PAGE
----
Continued recovery forecast for 2013

Rich Wobbekind
Rich Wobbekind

Economic recovery will continue in Mesa County in 2013 with growth in industries, wages and population, according to an annual forecast prepared at the University of Colorado.

The statewide outlook is much the same, said Richard Wobbekind, executive director of the Business Research Division at the CU Leeds School of Business.

“For the state, we see a very positive environment for 2013,” Wobbekind said. “We’re seeing a wide array of jobs being added and they’re diversifying our state economy.”

With a projected addition of another 42,100 jobs, the Colorado unemployment rate is expected to drop to 7.4 percent next year, Wobbekind said. All sectors of the economy are predicted to grow with the exception of the information sector, which includes telecommunications and publishing.

Resolution of a so-called “fiscal cliff” of federal tax increases and spending cuts as well as the European debt crisis could have national effects that filter down to Colorado, Wobbekind said. “Once that uncertainty gets resolved, we then expect business investments to start flowing again and consumers to start making decisions based on a known environment,” he added. “We think the recovery will be quite a bit smoother after that.”

In Mesa County, several trends point to improving conditions, according to the 2013 Colorado Business Economic Outlook. “Signs of economic recovery have been slow, but 2012 has seen some positive increases, specifically in home prices, home sales and the increase in employment.

The labor force and number of jobs have gradually been building back up to levels that were seen in 2008 and 2009.”

After dropping in February to $152,000, the average home sales price in Mesa County has rebounded to $180,000. With a month left to go in 2012, real estate transactions already exceed year-end totals for the past three years.

The monthly unemployment rate in Mesa County rose two-tenths of a point to 8.3 percent in October, the latest month for which estimates are available. Still, nonfarm payrolls in the county have grown 1,952 over the past year, a gain of almost 2.7 percent.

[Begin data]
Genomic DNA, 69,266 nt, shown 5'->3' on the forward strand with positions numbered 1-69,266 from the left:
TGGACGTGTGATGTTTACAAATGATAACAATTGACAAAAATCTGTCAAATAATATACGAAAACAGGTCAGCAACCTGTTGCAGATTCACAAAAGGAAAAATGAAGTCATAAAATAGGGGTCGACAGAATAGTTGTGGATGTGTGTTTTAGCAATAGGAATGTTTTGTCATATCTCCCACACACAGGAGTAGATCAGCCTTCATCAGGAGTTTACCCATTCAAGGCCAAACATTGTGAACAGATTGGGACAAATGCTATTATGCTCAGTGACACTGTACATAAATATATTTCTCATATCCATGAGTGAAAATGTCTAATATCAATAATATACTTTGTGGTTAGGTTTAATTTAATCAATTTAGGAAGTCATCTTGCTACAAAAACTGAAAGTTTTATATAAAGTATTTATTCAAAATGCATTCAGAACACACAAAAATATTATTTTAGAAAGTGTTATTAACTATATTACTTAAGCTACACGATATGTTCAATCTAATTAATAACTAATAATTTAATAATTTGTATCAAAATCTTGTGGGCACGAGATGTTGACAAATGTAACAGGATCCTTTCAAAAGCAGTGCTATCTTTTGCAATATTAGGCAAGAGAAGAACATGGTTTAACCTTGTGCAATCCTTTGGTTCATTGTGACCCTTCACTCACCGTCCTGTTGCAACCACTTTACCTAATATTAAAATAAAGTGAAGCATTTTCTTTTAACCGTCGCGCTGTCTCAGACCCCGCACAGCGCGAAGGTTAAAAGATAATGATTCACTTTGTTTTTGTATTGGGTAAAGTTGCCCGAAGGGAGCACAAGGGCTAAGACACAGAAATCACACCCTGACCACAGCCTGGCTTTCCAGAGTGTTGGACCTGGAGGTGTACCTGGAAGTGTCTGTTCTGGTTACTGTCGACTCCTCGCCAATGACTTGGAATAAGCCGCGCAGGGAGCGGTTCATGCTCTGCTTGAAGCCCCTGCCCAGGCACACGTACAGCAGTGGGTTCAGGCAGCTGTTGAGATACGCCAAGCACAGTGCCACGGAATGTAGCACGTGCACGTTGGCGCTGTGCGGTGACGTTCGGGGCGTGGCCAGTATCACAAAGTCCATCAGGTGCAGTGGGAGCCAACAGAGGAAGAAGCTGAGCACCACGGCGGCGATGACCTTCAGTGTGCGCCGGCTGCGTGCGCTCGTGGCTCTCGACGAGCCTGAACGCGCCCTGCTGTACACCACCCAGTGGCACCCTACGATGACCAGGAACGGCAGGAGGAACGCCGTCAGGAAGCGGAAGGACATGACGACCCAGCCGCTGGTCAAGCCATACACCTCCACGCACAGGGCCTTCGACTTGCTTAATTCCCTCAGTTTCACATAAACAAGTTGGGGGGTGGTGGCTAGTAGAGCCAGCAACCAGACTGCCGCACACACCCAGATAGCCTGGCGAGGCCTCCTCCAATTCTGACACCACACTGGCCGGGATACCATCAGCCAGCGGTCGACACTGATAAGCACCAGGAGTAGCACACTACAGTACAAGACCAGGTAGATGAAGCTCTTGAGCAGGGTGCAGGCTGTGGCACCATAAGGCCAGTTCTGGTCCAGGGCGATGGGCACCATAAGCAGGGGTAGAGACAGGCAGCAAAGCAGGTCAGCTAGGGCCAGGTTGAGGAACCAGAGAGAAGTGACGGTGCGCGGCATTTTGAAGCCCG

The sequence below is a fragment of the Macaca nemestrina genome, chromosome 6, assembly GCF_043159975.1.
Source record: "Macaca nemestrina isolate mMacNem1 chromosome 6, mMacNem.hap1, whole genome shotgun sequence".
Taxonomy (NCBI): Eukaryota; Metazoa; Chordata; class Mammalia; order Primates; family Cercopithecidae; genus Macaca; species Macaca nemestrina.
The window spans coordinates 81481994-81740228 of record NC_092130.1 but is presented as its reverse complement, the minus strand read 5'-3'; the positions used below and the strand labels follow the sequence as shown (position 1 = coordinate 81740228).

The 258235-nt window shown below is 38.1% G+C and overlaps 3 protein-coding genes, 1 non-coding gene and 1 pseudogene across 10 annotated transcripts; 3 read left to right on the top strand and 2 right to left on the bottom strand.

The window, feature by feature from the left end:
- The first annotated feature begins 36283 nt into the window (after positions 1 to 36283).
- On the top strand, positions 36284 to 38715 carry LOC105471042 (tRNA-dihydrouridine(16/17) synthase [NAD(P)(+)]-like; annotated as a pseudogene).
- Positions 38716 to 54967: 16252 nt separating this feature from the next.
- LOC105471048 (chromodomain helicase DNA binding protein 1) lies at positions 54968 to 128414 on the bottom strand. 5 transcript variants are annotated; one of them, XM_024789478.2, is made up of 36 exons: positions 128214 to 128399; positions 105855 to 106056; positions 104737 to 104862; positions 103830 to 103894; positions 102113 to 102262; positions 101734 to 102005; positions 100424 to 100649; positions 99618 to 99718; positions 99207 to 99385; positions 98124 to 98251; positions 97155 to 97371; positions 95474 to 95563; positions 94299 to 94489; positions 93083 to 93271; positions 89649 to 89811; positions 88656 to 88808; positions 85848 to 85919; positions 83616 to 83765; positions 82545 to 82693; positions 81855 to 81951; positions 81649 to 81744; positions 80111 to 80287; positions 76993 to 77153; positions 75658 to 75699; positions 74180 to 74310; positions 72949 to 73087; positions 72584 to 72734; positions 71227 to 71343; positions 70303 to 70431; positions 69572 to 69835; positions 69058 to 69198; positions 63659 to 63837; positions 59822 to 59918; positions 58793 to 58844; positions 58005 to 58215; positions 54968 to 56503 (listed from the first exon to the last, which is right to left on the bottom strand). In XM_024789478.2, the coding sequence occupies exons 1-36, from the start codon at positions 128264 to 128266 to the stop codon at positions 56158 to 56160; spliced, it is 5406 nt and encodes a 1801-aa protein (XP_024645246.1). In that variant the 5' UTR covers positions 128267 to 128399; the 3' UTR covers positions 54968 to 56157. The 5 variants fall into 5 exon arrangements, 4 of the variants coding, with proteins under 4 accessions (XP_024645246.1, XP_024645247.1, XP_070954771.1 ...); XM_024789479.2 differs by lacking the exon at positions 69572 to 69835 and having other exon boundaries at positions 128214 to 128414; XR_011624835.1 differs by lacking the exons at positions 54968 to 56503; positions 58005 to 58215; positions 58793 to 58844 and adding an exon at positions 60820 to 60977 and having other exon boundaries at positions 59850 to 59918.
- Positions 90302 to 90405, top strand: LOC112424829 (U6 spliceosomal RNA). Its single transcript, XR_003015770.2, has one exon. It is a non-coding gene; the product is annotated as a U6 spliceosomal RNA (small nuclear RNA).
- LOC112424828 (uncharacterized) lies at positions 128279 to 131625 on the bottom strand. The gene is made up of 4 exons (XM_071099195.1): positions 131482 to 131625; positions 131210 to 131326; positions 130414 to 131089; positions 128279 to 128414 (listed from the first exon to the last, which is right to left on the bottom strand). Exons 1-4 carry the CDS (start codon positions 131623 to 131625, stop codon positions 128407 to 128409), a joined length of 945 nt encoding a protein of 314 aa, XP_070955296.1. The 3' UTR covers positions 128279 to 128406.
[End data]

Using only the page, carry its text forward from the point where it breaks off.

Mesa County payrolls are expected to grow to 65,115 in 2013, a slight gain over 2012. The health care sector is expected to hire more doctors, nurses and support staff next year even as the aging baby boom generation requires more services. Staff increases also are anticipated at medical device companies.

While the retail sector is projected to continue to expand along with the population in Mesa County, additional hiring isn’t expected in 2013.

Average annual wages in Mesa County have increased on a year-over-year basis for four consecutive quarters. Wages are projected to continue to increase as businesses compete for the growing number of students graduating from Colorado Mesa University in Grand Junction.

Five business sectors have been targeted for their potential for economic development and job growth in Mesa County: health care and medical device manufacturing, aviation and aerospace, energy and energy services, outdoor recreation and information technology and professional services.

National and global factors, including economic conditions and foreign competition, are likely to affect medical device and aerospace manufacturing.

Even as energy exploration and development has slowed in Western Colorado, energy service companies in Mesa County have expanded to support regional and national operations. The increased use of compressed natural gas as a transportation fuel could bolster the local energy sector.

Tourism is expected to continue to play a big role in the Mesa County economy because of the variety of outdoor activities and wineries that bring visitors to the area. Increasing lodging tax revenues reflect more hotel and motel stays.

In summary, the forecast for Mesa County in 2013 is mostly upbeat, according to the Colorado Business Economic Outlook: “Mesa County continues to see signs of a recovery through the growth of its industries, an increasing annual wage rate and population growth. The decrease in unemployment is a good sign for county residents and helps to build confidence. Mesa County will grow and change along with the region and the state as the country continues to recovery from the recession.”

Statewide, Wobbekind said Colorado could rank among the top 10 states in the country for job growth in 2013. The education and health care sector is expected to add 7,600 jobs next year, followed close behind by professional and business services with 7,400 new jobs and the construction sector with 6,300 additional positions.

Wobbekind said he expects $12.6 billion worth of new construction in 2013 with increased demand for infrastructure and multifamily housing.

“Confidence levels nationally are at their highest levels in five years. We’re really starting to see a lot more optimism on the part of the average person on the street about the future,” Wobbekind said.


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